The US's flexible industrial relations system also means new manufacturing jobs are being negotiated at competitive wage rates - $12 or $14 an hour or so. This does not provide a comfortable middle-class life, but it's a million times better than unemployment. If you can get healthcare insurance with it, it's manageable.

Moreover, the rise of the Asian middle class means a growing demand for US-style hi-tech exports. As the economist Tyler Cowen argued recently: "The leading categories of American exports today - civilian aircraft, semiconductors, cars, pharmaceuticals, machinery and equipment, automobile accessories, and entertainment - are going to be the sweet spot of growing demand in what we call the developing world."

In 2010, US exports to China grew by 32 per cent. It might not be a huge amount of jobs, but it will be a huge amount of dollars. Watch this trend very closely.

Then there is energy. God may just be an American after all. All this shale oil, and the new technologies to extract it, mean that at anything above $US70 a barrel the US has commercially viable oil reserves that dwarf those of Saudi Arabia. Fracking, the technique to extract this oil, has its problems but this is a giant development. Not to mention the massive gas discoveries.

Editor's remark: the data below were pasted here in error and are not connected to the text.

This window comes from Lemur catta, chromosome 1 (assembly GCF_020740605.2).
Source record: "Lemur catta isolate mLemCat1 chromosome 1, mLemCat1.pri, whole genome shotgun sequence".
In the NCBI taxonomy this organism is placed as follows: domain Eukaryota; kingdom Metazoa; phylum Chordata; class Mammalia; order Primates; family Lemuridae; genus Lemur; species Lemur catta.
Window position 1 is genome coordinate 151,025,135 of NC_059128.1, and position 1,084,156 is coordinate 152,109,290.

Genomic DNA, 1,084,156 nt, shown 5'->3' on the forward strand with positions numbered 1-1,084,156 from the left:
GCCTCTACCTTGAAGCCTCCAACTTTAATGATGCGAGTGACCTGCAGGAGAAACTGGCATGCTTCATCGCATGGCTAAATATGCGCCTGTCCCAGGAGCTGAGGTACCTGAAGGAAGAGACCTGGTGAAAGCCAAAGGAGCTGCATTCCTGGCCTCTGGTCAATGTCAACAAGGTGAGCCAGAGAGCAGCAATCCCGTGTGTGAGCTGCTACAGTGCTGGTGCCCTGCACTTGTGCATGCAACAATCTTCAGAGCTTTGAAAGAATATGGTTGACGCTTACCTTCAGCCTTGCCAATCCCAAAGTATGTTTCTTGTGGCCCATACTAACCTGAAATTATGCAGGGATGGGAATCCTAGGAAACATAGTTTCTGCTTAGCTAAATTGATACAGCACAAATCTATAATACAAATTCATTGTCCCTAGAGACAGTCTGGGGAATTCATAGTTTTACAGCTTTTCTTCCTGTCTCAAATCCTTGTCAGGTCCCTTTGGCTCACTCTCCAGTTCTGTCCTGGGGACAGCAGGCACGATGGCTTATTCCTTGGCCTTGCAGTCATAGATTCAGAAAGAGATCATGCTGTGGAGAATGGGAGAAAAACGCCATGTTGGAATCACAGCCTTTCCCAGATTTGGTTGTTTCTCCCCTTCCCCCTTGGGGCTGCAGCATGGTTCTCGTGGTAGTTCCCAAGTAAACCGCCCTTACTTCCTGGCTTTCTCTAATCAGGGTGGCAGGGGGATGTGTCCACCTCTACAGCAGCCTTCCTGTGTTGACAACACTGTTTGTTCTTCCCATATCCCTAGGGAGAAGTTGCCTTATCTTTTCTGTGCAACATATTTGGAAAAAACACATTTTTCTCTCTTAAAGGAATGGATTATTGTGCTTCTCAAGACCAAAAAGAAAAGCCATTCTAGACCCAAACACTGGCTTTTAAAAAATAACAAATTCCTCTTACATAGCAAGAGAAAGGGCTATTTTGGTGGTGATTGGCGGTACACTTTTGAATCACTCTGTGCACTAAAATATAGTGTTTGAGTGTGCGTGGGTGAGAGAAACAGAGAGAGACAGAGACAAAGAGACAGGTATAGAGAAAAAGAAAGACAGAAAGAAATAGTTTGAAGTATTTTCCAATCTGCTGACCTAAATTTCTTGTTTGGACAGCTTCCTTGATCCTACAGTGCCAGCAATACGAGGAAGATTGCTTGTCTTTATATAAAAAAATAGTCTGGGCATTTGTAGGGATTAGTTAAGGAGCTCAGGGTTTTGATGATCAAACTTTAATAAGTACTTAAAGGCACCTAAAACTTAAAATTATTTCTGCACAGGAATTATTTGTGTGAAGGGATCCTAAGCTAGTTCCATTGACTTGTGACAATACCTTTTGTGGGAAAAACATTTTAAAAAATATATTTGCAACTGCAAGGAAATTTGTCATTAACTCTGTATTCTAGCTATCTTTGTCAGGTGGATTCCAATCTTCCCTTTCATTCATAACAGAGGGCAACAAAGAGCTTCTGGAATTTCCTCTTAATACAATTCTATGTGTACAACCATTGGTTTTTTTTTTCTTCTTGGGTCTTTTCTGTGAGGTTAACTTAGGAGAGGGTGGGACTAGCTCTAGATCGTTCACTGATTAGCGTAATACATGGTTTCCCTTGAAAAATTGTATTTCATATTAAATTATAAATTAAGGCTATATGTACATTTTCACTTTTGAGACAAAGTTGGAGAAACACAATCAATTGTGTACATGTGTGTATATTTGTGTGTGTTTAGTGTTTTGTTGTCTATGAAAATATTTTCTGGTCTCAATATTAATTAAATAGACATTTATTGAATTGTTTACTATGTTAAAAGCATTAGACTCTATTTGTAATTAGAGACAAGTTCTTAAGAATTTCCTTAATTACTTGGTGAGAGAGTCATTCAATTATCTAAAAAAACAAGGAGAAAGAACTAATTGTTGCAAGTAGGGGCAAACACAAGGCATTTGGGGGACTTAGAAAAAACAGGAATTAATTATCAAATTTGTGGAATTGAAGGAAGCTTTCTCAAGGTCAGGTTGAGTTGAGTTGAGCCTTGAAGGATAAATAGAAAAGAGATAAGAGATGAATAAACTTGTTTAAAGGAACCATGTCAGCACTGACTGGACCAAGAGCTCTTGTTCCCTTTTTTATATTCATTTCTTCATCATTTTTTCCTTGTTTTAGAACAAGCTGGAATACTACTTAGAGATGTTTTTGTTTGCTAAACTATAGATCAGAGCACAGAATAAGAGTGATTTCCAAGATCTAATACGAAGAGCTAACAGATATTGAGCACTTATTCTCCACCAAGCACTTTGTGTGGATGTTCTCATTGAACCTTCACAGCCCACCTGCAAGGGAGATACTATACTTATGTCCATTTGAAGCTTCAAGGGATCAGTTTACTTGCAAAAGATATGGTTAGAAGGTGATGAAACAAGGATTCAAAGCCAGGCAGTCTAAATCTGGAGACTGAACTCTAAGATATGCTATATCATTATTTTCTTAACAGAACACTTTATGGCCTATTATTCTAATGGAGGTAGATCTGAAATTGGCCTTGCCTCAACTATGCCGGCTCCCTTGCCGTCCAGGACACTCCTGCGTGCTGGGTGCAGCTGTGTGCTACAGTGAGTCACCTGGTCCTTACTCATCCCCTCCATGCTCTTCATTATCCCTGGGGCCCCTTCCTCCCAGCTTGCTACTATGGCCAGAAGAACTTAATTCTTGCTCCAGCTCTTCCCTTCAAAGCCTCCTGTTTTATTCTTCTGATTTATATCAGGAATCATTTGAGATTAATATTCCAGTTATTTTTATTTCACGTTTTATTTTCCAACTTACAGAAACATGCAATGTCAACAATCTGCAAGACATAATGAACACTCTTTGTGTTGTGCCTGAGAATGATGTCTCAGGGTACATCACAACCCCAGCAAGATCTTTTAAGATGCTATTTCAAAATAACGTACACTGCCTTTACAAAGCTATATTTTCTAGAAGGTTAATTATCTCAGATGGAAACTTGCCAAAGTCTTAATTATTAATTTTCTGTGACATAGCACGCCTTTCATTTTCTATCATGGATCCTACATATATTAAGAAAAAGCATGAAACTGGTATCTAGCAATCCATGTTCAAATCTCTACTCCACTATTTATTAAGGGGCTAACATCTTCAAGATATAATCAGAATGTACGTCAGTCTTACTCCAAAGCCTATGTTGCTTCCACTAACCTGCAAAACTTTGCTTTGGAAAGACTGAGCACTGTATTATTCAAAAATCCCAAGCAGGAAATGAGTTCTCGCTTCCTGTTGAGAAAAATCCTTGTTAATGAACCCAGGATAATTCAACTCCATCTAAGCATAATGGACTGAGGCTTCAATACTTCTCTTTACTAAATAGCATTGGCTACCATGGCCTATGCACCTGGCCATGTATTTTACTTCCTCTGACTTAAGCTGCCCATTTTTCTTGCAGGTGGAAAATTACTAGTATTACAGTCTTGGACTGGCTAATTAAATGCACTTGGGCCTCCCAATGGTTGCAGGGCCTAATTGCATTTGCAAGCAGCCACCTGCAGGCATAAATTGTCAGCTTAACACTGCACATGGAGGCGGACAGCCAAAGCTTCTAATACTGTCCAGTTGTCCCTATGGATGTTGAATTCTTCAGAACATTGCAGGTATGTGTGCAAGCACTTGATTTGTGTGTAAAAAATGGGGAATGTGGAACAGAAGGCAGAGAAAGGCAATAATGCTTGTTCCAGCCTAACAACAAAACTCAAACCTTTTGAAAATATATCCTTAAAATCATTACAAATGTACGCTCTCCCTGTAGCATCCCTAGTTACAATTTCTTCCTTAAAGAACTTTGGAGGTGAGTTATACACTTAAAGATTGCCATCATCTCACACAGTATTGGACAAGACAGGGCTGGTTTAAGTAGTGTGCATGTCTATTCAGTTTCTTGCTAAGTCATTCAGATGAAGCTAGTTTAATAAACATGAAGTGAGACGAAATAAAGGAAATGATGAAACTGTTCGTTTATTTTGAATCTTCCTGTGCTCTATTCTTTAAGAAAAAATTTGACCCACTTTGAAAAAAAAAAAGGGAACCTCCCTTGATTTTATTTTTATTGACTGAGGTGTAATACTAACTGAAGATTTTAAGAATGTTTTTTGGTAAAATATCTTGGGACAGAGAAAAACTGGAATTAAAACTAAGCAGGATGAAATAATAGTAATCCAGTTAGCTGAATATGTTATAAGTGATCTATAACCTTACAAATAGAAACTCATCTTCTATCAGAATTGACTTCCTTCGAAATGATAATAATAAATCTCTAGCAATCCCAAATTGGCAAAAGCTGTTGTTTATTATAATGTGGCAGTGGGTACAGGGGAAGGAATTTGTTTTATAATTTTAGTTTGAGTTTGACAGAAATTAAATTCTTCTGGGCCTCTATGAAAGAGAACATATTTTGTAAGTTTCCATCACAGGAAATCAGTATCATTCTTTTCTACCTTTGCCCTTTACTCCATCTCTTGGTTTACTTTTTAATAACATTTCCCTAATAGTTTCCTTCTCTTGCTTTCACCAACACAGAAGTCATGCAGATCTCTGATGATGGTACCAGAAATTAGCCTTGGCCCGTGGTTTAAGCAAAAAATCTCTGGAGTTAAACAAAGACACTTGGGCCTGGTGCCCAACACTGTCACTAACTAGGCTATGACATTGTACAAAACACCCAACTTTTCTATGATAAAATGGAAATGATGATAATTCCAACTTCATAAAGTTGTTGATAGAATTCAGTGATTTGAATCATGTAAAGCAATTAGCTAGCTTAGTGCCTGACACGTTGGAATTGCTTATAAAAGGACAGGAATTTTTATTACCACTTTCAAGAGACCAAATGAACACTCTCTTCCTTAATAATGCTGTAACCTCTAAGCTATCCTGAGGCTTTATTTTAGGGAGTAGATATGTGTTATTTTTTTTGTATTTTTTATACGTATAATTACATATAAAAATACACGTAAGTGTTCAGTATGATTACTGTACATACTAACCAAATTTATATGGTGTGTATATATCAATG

The status of the US dollar as the world's reserve currency, and main currency of trade, is not remotely threatened. The euro, the only candidate to compete with the dollar, is in desperate eclipse. This status gives the US all kinds of institutional advantages. It might end one day, but not for a long, long time.

The US has the most effective competitive federalism of any nation in the world. Wisconsin, of all places, passed quite tough industrial relations laws designed to improve productivity and competitiveness. There was a massive reaction and an effort to recall the reforming Republican governor. But the voters of Wisconsin endorsed the changes.

With all the talk of US political dysfunction, this is one of the most powerful competitive advantages the US political system has. States force an element of good policy on each other by innovating successfully and attracting investment, and prosperity, away from their neighbours. Competitive federalism works in the US.

Both the size, and the composition, of the US's demographic dynamic is superior to any other developed country in the world, and superior to most developing countries, too.

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See also my 2008 piece "America will remain strong"